What would you plant with Phlomis russeliana?

LG_LG_ gardens in SE LondonPosts: 2,470
I'm planning a bed along the front of my house (suburban semi), across the bay window. It will be just 60cm deep, and about 3-4m in length, in full sun, and I want to fill it with Phlomis russeliana - primarily for the autumn/winter stems. I was just wondering whether to put anything else with them, perhaps for a bit of spring interest, but I know they form quite a dense base and am not sure if anything else could compete in the same space. One end of the bed will move into a slightly larger area with (probably) a Pittosporum and other small shrubs, but the rest will be surrounded by hard landscaping. Any suggestions or experiences, or should I just stick to Phlomis on its own?
'If you have a garden and a library, you have everything you need.'
- Cicero
«1

Posts

  • FairygirlFairygirl west central ScotlandPosts: 26,751
    I wonder if you could use some spring bulbs @LG_ - daffs mainly, as they would colour co ordinate. They would give a succession and would be hidden when dieing down. 
    I think it's quite a tight space - especially once the Phlomis are at full strength.

    Perhaps some pots in front of the bed would be the answer if it's hard standing there. You could ring the changes depending on the season.
    It's a place where beautiful isn't enough of a word....


  • ObelixxObelixx Vendée, Western FrancePosts: 17,981
    Daffs for me too as they'll be showing their flowers and foliage just after you need to be tidying up the tatty, winter worn foliage from the phlomis and removing their old flower stalks.  The clump I had in the Belgian garden took no prisoners once it started to spread and only the lysimachia clethroides alba was equal to it.
    "We don't stop playing because we grow old; we grow old because we stop playing." - George Bernard Shaw
  • LG_LG_ gardens in SE LondonPosts: 2,470
    Thanks @Fairygirl. Yes, the more I think about it, bulbs seem like the only option. I can't have pots in front of it as that is the car parking space (not that we want a car parking space, but if we sold the house it would probably be sensible to have one so we're keeping it). There won't be a car there 95% of the time so a bit of leaf overflow will be fine - but not pots that could get knocked over. I agree that it seems a bit squashed but I've got a bit of a thing about P. russ. in winter and don't have a lot of sunny spots for it. Am hoping that free rein in a longish, thinnish bed might work.  
    'If you have a garden and a library, you have everything you need.'
    - Cicero
  • LG_LG_ gardens in SE LondonPosts: 2,470
    I had heard that, @Obelixx! Hence putting it somewhere where it should hopefully have a bit of room to spread (albeit only in one direction) rather than it completely swamping out the other plants in the other little pockets of sun I have elsewhere.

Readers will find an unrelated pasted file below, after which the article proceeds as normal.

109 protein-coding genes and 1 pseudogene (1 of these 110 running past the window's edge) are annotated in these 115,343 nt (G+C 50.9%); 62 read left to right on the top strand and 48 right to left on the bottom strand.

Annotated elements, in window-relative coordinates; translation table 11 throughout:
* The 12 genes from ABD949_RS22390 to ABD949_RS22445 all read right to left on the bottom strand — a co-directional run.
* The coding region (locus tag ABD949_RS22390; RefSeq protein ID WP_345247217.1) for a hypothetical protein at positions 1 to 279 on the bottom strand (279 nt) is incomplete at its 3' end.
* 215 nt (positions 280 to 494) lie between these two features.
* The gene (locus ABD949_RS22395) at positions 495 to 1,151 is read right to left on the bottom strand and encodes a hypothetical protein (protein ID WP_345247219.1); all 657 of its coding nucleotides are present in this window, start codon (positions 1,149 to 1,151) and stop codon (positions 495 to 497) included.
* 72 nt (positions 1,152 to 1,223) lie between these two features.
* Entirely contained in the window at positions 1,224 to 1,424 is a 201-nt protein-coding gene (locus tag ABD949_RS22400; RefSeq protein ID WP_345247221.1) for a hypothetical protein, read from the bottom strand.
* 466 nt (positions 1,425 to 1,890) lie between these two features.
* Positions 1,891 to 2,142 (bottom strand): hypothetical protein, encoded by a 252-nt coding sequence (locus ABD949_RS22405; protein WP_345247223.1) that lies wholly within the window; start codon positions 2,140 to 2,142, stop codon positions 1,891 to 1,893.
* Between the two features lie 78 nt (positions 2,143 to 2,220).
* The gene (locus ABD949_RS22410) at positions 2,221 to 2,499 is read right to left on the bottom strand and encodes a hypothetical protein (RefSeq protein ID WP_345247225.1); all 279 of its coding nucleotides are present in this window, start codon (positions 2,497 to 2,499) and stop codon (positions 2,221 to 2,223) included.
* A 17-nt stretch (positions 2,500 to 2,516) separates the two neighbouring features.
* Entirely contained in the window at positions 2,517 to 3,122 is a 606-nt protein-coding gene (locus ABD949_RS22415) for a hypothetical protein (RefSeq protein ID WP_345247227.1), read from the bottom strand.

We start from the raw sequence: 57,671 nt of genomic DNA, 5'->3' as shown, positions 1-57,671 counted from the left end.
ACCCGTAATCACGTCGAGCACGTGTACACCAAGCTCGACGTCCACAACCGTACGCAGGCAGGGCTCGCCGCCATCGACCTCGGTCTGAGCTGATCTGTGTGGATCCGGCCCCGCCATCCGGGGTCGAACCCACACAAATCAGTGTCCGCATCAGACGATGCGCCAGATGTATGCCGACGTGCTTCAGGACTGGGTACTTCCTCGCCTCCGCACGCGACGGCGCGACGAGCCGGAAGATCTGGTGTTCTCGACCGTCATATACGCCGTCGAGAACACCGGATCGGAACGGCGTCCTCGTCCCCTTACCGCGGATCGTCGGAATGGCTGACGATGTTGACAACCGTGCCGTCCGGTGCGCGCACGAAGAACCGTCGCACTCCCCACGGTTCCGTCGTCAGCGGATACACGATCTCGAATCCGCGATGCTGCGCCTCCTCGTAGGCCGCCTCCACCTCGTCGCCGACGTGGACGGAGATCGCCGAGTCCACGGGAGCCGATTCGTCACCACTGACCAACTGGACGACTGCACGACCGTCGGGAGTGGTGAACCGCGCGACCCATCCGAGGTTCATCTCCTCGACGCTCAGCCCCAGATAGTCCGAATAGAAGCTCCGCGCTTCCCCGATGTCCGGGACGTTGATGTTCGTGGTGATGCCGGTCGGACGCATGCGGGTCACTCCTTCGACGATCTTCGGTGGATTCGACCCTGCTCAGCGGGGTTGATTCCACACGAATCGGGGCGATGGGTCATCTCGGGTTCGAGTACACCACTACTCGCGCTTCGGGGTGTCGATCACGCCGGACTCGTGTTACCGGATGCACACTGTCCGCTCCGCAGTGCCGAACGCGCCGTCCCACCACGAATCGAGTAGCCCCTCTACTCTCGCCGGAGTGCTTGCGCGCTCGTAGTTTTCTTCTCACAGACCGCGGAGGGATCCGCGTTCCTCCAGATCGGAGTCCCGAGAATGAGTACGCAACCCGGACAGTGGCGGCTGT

This all hypothetical at the moment as I've only just started marking out the new design and we probably won't even get the hard landscaping done until January. But I'm fixated on having P. russ in the front garden!
    'If you have a garden and a library, you have everything you need.'
    - Cicero
  • NollieNollie Girona, Catalunya, Northen SpainPosts: 2,517
    I have just dug one up, it was a rampant spreader, about 2m wide and nearly as tall,  but perhaps it is better behaved in the UK!
  • pansyfacepansyface PEAK DISTRICT DerbyshirePosts: 15,273
    No, she’s a big girl even in rainy Derbyshire.😁
    Apophthegm -  a big word for a small thought.
  • LG_LG_ gardens in SE LondonPosts: 2,470
    Do you think I should abandon the idea, or give it a chance? The height would be fine, though it's given as 'up to 1m' by the RHS. 
    'If you have a garden and a library, you have everything you need.'
    - Cicero
  • pansyfacepansyface PEAK DISTRICT DerbyshirePosts: 15,273
    She really needs a corset to keep her from overflowing everywhere.😁

    If you can rig up some sort of unobtrusive system to hold her up, she’ll be much happier.
    Apophthegm -  a big word for a small thought.
  • fidgetbonesfidgetbones Posts: 13,622
    I would plant some purple rain alliums to go around it.
    You don't stop doing new things because you get old, you get old because you stop doing new things. <3
  • LG_LG_ gardens in SE LondonPosts: 2,470
    Corsetry I can probably manage, @pansyface ; :disappointed:
    And I do love an allium, @fidgetbones, so that's music to my ears - though I think they would flower at around the same time (in complementary colours, of course).

    One more question for those who have grown them - do they take a while to get going? After first planting, I mean.
    'If you have a garden and a library, you have everything you need.'
    - Cicero
Sign In or Register to comment.